Wildlife

Montana man who was mauled by a grizzly bear is doing well but has long recovery ahead, family says

SALT LAKE CITY — A Montana man who was mauled by a grizzly bear that bit off his lower jaw is doing well at a hospital in Salt Lake City but has a long recovery ahead, his family said Monday.

Rudy Noorlander, the owner of a snowmobile and all-terrain vehicle rental business in Big Sky, “is projected to be in the hospital for surgeries until October” after the attack last Friday, his daughter KateLynn Davis said via Facebook.

Noorlander was helping two hunters who rented ATVs from his business as they tried to find a deer they had shot in southwestern Montana, according to Davis.

They tracked a deer that wasn’t the one the hunters shot, and Noorlander spotted a smaller grizzly. He was pulling out his gun to try to scare it away when a larger bear attacked him, Davis wrote.

Noorlander’s gun misfired and he didn’t have time to grab his bear spray from his backpack, so he tried to punch the animal “in hopes of slowing it down,” according to Davis.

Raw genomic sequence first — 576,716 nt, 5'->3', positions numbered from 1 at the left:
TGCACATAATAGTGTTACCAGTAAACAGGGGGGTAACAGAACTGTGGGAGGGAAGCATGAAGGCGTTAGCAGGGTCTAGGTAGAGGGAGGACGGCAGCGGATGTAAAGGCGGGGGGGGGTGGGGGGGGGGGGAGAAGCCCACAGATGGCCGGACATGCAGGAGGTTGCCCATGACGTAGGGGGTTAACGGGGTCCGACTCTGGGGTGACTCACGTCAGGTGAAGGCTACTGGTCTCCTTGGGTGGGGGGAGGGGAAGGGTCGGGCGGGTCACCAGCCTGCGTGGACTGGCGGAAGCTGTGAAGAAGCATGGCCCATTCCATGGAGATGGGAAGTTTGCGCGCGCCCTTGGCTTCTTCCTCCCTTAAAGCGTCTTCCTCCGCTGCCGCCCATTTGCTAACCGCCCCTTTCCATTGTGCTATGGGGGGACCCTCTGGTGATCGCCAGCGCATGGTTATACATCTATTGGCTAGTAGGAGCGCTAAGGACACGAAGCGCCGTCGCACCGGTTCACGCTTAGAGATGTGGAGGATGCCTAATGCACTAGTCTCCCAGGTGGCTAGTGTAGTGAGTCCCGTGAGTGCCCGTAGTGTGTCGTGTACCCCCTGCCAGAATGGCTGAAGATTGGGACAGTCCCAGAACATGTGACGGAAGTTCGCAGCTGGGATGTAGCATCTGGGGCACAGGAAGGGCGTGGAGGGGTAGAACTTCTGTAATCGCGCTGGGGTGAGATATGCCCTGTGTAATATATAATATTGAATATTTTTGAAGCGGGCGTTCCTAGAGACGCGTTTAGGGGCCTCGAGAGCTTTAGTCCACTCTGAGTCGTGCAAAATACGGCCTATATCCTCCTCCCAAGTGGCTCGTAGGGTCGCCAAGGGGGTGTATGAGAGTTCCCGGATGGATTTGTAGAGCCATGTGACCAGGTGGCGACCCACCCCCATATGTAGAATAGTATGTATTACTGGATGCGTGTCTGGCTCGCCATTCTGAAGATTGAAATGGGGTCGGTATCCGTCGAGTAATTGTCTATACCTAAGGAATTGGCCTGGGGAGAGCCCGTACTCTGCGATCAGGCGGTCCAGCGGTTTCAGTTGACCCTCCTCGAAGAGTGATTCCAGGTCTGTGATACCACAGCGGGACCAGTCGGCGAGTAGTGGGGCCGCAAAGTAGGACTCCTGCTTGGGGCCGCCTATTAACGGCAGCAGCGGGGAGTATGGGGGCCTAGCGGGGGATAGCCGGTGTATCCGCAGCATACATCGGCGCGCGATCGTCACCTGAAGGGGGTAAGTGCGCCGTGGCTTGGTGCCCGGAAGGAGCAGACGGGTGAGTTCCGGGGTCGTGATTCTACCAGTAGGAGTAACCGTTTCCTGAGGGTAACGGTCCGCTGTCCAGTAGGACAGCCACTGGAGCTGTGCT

“Unfortunately it did not, and after the first punch the grizzly was on top of Rudy,” Davis wrote on a GoFundMe page. “The grizzly left a large scratch down his right chest, bit his arms, legs, and to top it all off, gave him as what Rudy describes as the most disgusting French kiss of his life before biting down and tearing off his lower jaw.”

One of the two hunters shot at the bear and it left the area, said Morgan Jacobsen, a spokesperson for Montana’s wildlife department.

Gallatin County Sheriff Search and Rescue team members airlifted Noorlander out of the area and a medical helicopter flew him to the hospital in nearby Bozeman, the sheriff’s office said. After being stabilized, Noorlander was flown to the University of Utah Hospital for further treatment, Davis said.

The attack happened south of Big Sky, a popular resort area about 55 miles (90 kilometers) north of Yellowstone National Park. The U.S. Forest Service implemented an emergency closure in the area while authorities looked for the bear.

The grizzly had not been found as of Monday, and no bears at all had been located in the area, according to Jacobsen.

The agency is still investigating, but believes the grizzly bear was protecting an animal carcass it had cached nearby.

“By all indications this was a defensive encounter,” Jacobsen said.

The mauling happened a week after a female grizzly that fatally attacked a woman near West Yellowstone in July was killed by wildlife officials after the bear and a cub broke into a house near West Yellowstone. Officials say that bear had also mauled and injured a man in Idaho in 2020.

BY AMY BETH HANSON

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